Why Not Comply? Most Firms Lag In GDPR Data Access, Study Shows

We are mere weeks away from the California Consumer Privacy Act taking effect. And that will be followed by the PDPA in Thailand in May and the LGPD in Brazil in August. Yet marketers have not yet learned to cope with the 18-month-old GDPR.

This is crucial for email marketers because many are governed by GDPR, or will be by CCPA and other new rules.

Worldwide, only 42% of organizations are fully compliant with the GDPR’s data access rule, according to a benchmark study released by Talend this week. That means 58% of entities are failing to meet the one-month requirement for addressing requests from consumers seeking a copy of their personal data.

That’s an improvement over 2018, when 70% were still not compliant. Still, it doesn’t say much for worldwide preparedness.

The worst laggards are public sector organizations — only 29% can provide the data within the one-month limit. Among commercial enterprises, media and telecom businesses are the worst, with only 32% that can comply.



But the leaders are in the travel, transport and hospitality sector — 38% provide data in less than 16 days.

And retail companies have improved their game — 46% now comply, although the rate could still be better. Financial firms also score well. 

There are many possible reasons for this failure.  One is the lack of automation and consolidated view of data, Talend says.

For example, clients in the financial services sector may have multiple contracts with a company — with many locations, processing may often be manual.

And, it can be expensive — a recent Gartner survey found that firms spend an average of more than $1,400 to answer a single Subject Right request, Talend notes.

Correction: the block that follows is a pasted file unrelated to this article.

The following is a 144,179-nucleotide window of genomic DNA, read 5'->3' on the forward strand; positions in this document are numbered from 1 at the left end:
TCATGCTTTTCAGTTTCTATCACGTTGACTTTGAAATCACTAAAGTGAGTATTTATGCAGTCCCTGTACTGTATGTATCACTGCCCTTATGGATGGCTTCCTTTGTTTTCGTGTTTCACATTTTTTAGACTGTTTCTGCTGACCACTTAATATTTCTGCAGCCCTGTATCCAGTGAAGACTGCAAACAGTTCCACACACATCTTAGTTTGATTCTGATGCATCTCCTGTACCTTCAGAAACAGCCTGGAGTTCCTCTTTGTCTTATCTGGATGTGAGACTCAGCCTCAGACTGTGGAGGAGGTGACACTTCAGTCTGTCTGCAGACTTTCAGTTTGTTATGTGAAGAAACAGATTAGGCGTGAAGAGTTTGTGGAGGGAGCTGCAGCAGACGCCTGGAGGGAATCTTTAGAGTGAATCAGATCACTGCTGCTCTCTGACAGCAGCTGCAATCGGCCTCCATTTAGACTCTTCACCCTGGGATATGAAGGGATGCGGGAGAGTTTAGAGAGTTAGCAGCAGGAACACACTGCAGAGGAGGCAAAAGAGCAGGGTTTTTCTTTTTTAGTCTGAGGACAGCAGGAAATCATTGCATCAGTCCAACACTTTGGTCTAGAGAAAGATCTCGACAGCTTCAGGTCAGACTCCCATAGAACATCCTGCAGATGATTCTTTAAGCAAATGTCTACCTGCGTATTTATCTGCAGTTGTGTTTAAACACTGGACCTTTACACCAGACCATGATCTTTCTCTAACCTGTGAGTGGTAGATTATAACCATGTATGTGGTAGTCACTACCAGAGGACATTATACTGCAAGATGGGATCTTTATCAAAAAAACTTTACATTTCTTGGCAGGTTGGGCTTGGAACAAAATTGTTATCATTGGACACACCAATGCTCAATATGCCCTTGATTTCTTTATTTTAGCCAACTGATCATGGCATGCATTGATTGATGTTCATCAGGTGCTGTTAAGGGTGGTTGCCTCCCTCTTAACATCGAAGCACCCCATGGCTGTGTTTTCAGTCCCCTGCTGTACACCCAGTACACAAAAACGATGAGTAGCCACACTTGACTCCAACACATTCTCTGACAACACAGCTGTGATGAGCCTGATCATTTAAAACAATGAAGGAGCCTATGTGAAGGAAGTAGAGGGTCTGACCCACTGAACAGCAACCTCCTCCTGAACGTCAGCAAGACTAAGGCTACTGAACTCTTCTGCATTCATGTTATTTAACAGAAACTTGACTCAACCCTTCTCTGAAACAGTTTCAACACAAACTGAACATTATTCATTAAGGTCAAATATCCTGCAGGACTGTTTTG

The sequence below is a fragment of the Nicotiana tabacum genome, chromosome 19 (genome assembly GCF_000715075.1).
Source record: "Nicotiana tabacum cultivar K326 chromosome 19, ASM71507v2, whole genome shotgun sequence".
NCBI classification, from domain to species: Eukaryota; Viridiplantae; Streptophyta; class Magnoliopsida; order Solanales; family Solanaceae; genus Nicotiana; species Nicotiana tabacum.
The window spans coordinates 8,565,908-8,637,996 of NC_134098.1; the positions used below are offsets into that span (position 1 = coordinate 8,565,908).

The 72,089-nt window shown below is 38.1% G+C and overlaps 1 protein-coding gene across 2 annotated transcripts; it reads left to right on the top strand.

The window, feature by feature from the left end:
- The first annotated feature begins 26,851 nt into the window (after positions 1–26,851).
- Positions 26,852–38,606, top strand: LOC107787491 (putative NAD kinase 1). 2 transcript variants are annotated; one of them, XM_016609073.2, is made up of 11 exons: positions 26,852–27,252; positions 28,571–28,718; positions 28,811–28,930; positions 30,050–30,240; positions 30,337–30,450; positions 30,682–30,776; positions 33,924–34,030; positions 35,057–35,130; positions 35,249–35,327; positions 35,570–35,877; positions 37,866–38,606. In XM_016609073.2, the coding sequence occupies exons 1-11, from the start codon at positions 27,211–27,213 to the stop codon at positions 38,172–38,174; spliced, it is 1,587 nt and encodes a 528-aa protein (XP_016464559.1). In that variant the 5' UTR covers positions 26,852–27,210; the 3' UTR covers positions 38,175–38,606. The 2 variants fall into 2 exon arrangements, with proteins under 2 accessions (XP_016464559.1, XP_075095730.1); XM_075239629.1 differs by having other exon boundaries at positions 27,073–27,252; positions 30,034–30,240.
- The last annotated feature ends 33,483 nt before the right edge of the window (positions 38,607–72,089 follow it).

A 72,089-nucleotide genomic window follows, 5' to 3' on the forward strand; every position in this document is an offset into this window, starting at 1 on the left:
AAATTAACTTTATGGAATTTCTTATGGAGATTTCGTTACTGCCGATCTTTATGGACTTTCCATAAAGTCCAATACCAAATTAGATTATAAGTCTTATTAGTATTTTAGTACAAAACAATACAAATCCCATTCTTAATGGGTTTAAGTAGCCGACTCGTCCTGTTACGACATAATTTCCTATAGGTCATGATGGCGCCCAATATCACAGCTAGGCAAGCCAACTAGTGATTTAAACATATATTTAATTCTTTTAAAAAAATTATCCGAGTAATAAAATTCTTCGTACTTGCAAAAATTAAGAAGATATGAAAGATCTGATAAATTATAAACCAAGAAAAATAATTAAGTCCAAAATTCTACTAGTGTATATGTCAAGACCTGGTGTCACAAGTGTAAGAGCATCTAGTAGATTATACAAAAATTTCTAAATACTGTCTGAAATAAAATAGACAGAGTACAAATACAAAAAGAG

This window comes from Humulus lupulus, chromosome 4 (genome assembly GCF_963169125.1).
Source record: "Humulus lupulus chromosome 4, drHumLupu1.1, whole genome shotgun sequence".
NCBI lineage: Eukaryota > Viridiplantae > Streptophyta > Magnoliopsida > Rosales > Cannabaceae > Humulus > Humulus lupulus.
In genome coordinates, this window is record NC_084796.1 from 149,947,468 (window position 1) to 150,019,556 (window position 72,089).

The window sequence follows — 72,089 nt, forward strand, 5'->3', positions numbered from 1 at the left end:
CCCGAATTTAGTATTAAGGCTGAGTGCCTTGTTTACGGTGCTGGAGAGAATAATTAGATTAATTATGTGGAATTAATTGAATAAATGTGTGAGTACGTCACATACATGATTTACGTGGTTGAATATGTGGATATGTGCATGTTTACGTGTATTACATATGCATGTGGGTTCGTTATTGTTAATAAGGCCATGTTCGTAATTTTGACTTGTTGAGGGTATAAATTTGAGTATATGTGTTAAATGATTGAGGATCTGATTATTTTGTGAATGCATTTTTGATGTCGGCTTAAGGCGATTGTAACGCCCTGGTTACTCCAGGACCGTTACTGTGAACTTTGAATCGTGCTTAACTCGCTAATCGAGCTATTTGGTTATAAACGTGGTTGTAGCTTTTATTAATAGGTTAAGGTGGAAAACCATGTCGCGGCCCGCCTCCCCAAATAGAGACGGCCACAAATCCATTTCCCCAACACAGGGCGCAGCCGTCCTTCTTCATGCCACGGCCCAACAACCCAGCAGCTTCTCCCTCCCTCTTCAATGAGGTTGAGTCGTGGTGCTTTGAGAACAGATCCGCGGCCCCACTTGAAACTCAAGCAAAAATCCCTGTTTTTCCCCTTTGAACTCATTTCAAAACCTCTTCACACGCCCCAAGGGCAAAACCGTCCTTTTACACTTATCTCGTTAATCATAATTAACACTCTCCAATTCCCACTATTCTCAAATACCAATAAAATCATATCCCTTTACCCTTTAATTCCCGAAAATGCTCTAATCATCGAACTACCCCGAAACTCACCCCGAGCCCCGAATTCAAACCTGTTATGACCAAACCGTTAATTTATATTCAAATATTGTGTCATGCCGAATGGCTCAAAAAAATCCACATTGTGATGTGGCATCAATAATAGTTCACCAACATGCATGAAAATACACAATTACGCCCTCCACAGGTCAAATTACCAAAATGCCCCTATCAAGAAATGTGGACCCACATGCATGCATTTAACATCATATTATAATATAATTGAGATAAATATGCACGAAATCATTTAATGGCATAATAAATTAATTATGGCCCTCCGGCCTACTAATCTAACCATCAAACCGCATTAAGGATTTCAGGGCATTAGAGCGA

Among the sloppy practices are failure to ask for proof of identification, with only 20% that do so. And many in that group fail to use a secure way to share ID documents, it adds. 

"These new results show clearly that Data Subject Access Rights is still the Achilles' heel of most organizations," states Jean-Michel Franco, senior director of data governance products at Talend. 

Franco adds, "To fully comply with GDPR it is necessary to understand where the data is, how it is processed and by whom, as well as ensure that the data is trusted.”

This study follows earlier research by Talend showing a split between management and practitioners about their 

On the management level, 52% are “very optimistic” about being prepared for privacy regulations. But only 39% of operational workers agree. 

Similarly, 43% of managers say their firm’s data is always accurate and up to date. But only 29% of data practitioners would concur. 

Talent, a clout integration provider, surveyed 103 GDPR-relevant companies, 84% in the EU, 8% in NORAM and 8% in APAC.

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